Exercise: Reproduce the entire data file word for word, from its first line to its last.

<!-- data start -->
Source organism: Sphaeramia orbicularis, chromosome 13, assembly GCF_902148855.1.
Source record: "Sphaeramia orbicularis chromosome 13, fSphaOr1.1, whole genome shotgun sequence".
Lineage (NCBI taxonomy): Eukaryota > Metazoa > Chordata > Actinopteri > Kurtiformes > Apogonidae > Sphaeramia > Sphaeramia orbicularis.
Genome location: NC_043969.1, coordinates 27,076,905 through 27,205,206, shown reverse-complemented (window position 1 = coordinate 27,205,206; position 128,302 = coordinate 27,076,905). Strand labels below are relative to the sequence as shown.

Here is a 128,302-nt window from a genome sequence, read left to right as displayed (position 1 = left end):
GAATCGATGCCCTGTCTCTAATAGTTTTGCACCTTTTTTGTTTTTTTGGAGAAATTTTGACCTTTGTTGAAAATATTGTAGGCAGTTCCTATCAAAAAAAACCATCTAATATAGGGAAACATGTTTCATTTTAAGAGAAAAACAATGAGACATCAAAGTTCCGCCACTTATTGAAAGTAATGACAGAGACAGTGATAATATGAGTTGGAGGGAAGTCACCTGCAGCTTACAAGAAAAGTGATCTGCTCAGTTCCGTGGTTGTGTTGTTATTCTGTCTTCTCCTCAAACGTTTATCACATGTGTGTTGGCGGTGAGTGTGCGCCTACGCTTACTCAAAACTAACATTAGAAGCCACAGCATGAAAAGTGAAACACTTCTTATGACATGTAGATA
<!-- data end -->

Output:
Source organism: Sphaeramia orbicularis, chromosome 13, assembly GCF_902148855.1.
Source record: "Sphaeramia orbicularis chromosome 13, fSphaOr1.1, whole genome shotgun sequence".
Lineage (NCBI taxonomy): Eukaryota > Metazoa > Chordata > Actinopteri > Kurtiformes > Apogonidae > Sphaeramia > Sphaeramia orbicularis.
Genome location: NC_043969.1, coordinates 27,076,905 through 27,205,206, shown reverse-complemented (window position 1 = coordinate 27,205,206; position 128,302 = coordinate 27,076,905). Strand labels below are relative to the sequence as shown.

Here is a 128,302-nt window from a genome sequence, read left to right as displayed (position 1 = left end):
GAATCGATGCCCTGTCTCTAATAGTTTTGCACCTTTTTTGTTTTTTTGGAGAAATTTTGACCTTTGTTGAAAATATTGTAGGCAGTTCCTATCAAAAAAAACCATCTAATATAGGGAAACATGTTTCATTTTAAGAGAAAAACAATGAGACATCAAAGTTCCGCCACTTATTGAAAGTAATGACAGAGACAGTGATAATATGAGTTGGAGGGAAGTCACCTGCAGCTTACAAGAAAAGTGATCTGCTCAGTTCCGTGGTTGTGTTGTTATTCTGTCTTCTCCTCAAACGTTTATCACATGTGTGTTGGCGGTGAGTGTGCGCCTACGCTTACTCAAAACTAACATTAGAAGCCACAGCATGAAAAGTGAAACACTTCTTATGACATGTAGATA